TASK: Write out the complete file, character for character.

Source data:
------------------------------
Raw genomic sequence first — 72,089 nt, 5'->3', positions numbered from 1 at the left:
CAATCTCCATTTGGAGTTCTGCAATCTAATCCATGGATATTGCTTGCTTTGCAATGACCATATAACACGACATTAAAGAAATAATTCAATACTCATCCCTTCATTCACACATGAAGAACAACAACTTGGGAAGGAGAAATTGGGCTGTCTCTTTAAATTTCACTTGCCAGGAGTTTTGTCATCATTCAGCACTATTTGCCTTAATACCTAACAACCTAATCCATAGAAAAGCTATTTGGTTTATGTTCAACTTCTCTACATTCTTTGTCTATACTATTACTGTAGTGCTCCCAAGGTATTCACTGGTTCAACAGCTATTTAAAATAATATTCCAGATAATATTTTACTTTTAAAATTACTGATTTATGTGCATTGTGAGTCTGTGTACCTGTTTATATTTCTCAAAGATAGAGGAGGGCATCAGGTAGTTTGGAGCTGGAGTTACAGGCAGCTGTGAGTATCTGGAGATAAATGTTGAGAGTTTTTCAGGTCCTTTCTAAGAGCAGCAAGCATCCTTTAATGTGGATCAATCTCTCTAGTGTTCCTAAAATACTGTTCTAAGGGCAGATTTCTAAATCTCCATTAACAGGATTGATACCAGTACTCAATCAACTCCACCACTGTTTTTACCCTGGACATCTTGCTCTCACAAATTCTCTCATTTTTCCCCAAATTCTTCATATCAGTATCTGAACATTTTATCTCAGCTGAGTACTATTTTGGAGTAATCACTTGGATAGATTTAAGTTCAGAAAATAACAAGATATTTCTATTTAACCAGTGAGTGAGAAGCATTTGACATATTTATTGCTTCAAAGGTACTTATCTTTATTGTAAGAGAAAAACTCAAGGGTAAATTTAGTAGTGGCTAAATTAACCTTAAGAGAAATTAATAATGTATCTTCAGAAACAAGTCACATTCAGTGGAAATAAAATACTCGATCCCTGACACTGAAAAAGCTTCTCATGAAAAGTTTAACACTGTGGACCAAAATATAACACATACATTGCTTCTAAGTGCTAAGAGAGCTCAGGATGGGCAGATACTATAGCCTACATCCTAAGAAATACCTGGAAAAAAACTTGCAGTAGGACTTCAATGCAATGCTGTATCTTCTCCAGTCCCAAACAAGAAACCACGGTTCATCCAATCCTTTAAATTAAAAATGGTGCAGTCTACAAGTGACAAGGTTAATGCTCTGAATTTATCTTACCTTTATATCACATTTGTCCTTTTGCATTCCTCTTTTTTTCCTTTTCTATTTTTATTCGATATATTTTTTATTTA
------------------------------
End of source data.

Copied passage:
Raw genomic sequence first — 72,089 nt, 5'->3', positions numbered from 1 at the left:
CAATCTCCATTTGGAGTTCTGCAATCTAATCCATGGATATTGCTTGCTTTGCAATGACCATATAACACGACATTAAAGAAATAATTCAATACTCATCCCTTCATTCACACATGAAGAACAACAACTTGGGAAGGAGAAATTGGGCTGTCTCTTTAAATTTCACTTGCCAGGAGTTTTGTCATCATTCAGCACTATTTGCCTTAATACCTAACAACCTAATCCATAGAAAAGCTATTTGGTTTATGTTCAACTTCTCTACATTCTTTGTCTATACTATTACTGTAGTGCTCCCAAGGTATTCACTGGTTCAACAGCTATTTAAAATAATATTCCAGATAATATTTTACTTTTAAAATTACTGATTTATGTGCATTGTGAGTCTGTGTACCTGTTTATATTTCTCAAAGATAGAGGAGGGCATCAGGTAGTTTGGAGCTGGAGTTACAGGCAGCTGTGAGTATCTGGAGATAAATGTTGAGAGTTTTTCAGGTCCTTTCTAAGAGCAGCAAGCATCCTTTAATGTGGATCAATCTCTCTAGTGTTCCTAAAATACTGTTCTAAGGGCAGATTTCTAAATCTCCATTAACAGGATTGATACCAGTACTCAATCAACTCCACCACTGTTTTTACCCTGGACATCTTGCTCTCACAAATTCTCTCATTTTTCCCCAAATTCTTCATATCAGTATCTGAACATTTTATCTCAGCTGAGTACTATTTTGGAGTAATCACTTGGATAGATTTAAGTTCAGAAAATAACAAGATATTTCTATTTAACCAGTGAGTGAGAAGCATTTGACATATTTATTGCTTCAAAGGTACTTATCTTTATTGTAAGAGAAAAACTCAAGGGTAAATTTAGTAGTGGCTAAATTAACCTTAAGAGAAATTAATAATGTATCTTCAGAAACAAGTCACATTCAGTGGAAATAAAATACTCGATCCCTGACACTGAAAAAGCTTCTCATGAAAAGTTTAACACTGTGGACCAAAATATAACACATACATTGCTTCTAAGTGCTAAGAGAGCTCAGGATGGGCAGATACTATAGCCTACATCCTAAGAAATACCTGGAAAAAAACTTGCAGTAGGACTTCAATGCAATGCTGTATCTTCTCCAGTCCCAAACAAGAAACCACGGTTCATCCAATCCTTTAAATTAAAAATGGTGCAGTCTACAAGTGACAAGGTTAATGCTCTGAATTTATCTTACCTTTATATCACATTTGTCCTTTTGCATTCCTCTTTTTTTCCTTTTCTATTTTTATTCGATATATTTTTTATTTA